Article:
NCSC Warns of Chatbot ‘Prompt Injection’ Attacks

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The National Cyber Security Centre (NCSC) said there are growing cybersecurity risks of malicious actors manipulating bots through “prompt injection” attacks, in which a user creates an input or a prompt that is designed to make a language model behave maliciously.

Since chatbots like ChatGPT or Google Bard are used to pass data to third-party applications and services, the NCSC has declared that risks from malicious prompt injection will only grow. This means that if a user inputs a prompt that a language model is not familiar with, or if they find a combination of words to override the model’s original script or prompts, the user can cause the model to perform unintended actions, generate offensive content, or reveal confidential information.

According to The Guardian, earlier this year a Stanford University student called Kevin Liu was able to create a prompt injection to find Bing Chat’s initial prompt, which is a list of statements written by Open AI or Microsoft that determine how the chatbot interacts with users. This is usually hidden from users and was revealed by Liu putting in a prompt that requested the Bing Chat “ignore previous instructions”.

Another example is security researcher Johann Rehberger who found that he could force ChatGPT to respond to new prompts through a third party that he did not initially request. Rehberger ran a prompt injection through YouTube transcripts and found that ChatGPT could access YouTube transcripts.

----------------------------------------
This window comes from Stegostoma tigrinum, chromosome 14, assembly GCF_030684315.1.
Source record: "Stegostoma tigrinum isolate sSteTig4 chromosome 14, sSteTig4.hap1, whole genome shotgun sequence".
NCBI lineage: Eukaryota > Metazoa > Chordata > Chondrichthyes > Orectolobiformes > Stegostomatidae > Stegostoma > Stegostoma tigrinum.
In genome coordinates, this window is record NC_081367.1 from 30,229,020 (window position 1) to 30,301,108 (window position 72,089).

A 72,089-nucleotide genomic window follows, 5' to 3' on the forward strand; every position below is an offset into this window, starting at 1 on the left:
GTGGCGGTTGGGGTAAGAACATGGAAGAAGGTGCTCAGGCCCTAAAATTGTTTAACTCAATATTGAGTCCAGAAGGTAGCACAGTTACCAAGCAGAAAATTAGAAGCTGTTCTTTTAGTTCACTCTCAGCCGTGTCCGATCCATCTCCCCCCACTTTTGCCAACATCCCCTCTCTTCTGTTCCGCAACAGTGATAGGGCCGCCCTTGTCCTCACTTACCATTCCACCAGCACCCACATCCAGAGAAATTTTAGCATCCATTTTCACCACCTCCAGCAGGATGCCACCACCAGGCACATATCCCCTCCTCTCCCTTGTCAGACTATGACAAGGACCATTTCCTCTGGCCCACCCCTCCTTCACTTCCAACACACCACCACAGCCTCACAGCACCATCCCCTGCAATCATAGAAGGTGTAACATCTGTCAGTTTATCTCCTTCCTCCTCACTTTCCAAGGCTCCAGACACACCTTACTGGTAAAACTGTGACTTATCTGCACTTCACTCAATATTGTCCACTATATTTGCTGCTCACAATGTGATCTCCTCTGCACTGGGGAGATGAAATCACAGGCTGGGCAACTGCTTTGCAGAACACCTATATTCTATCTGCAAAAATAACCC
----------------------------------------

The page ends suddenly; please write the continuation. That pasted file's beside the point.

According to the NCSC, prompt injection attacks can also cause real-world consequences if systems are not designed with security, since the vulnerability of chatbots and the ease with which prompts can be manipulated could cause attacks, scams, and data theft.

The NCSC said: “Prompt injection and data poisoning attacks can be extremely difficult to detect and mitigate. However, no model exists in isolation, so what we can do is design the whole system with security in mind. That is, by being aware of the risks associated with the ML [machine learning] component, we can design the system in such a way as to prevent exploitation of vulnerabilities leading to catastrophic failure.”